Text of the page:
For the foreseeable future, publishing and marketing will be the ability you have to get your story to the consumer’s hands and mind, and then maybe you can get to their wallet.
The best thing you can do right now is to sharpen the skills you have, or want, to create that which will help you either tell your story or the story of others. By doing this, you will equip yourself with a skill that everyone is seeking. And however you want to create your story or contribute to one (design, illustrate, shoot, write), get to it now.
Which is why I congratulated Amanda for starting her blog. She knows she loves reading and writing, which are essentially two communicative devices, and therefore actively took it upon herself to do more of what she already loves, online.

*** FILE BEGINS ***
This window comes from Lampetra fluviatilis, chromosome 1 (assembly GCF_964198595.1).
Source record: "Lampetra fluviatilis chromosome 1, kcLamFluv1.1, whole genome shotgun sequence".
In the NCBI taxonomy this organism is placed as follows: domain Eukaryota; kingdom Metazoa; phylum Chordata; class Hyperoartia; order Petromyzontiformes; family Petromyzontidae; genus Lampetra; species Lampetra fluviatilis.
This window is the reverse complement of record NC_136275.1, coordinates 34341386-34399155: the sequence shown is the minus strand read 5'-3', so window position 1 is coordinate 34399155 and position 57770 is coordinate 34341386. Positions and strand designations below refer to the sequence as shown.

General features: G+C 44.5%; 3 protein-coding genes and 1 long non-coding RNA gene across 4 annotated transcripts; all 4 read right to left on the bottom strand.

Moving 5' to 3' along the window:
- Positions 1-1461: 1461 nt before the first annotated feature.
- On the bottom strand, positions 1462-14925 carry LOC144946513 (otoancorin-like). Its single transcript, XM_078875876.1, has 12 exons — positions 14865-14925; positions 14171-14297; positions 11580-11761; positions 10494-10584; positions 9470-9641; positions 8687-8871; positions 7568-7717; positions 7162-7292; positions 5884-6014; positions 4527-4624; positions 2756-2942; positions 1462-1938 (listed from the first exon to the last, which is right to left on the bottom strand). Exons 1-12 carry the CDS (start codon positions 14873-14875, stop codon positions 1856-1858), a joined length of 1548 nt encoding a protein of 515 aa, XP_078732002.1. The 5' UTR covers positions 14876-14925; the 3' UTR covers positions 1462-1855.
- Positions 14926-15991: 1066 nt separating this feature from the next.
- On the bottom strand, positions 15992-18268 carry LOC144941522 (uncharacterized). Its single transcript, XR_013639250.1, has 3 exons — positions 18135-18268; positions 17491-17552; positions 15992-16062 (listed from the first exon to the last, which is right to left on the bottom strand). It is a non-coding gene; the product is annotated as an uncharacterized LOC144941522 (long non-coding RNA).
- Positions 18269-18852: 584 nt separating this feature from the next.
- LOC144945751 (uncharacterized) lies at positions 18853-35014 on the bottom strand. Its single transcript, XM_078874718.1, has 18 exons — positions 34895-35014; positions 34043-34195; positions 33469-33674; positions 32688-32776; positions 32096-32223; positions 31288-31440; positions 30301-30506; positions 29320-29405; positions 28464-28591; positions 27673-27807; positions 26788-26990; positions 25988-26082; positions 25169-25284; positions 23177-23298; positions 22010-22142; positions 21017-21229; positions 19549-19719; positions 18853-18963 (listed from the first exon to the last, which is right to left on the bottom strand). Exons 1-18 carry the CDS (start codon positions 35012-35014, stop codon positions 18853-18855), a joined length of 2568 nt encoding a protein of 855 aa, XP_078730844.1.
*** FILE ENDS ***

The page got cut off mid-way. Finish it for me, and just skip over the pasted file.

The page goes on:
Once you’ve got a platform for your story, I think the execution of the rest of your journey is where you can outshine the competition.
For now, don’t worry about how competitive the internet is. Be a part of the publishing revolution and know that even with the astronomical number of humans involved in the same process, you are still a select few. And at the very least, you’ll write regularly.
So get online and create stories and find the right mediums to spread them (podcasts, e-books, visuals, video, whatever).

Mix It Up

The very next thing any individual or organization needs to do is build relationships. And this is the irony: while you may think I’m talking about online relationships (which are helpful), my tip is to create an online platform but be sure to make it unique through offline interaction.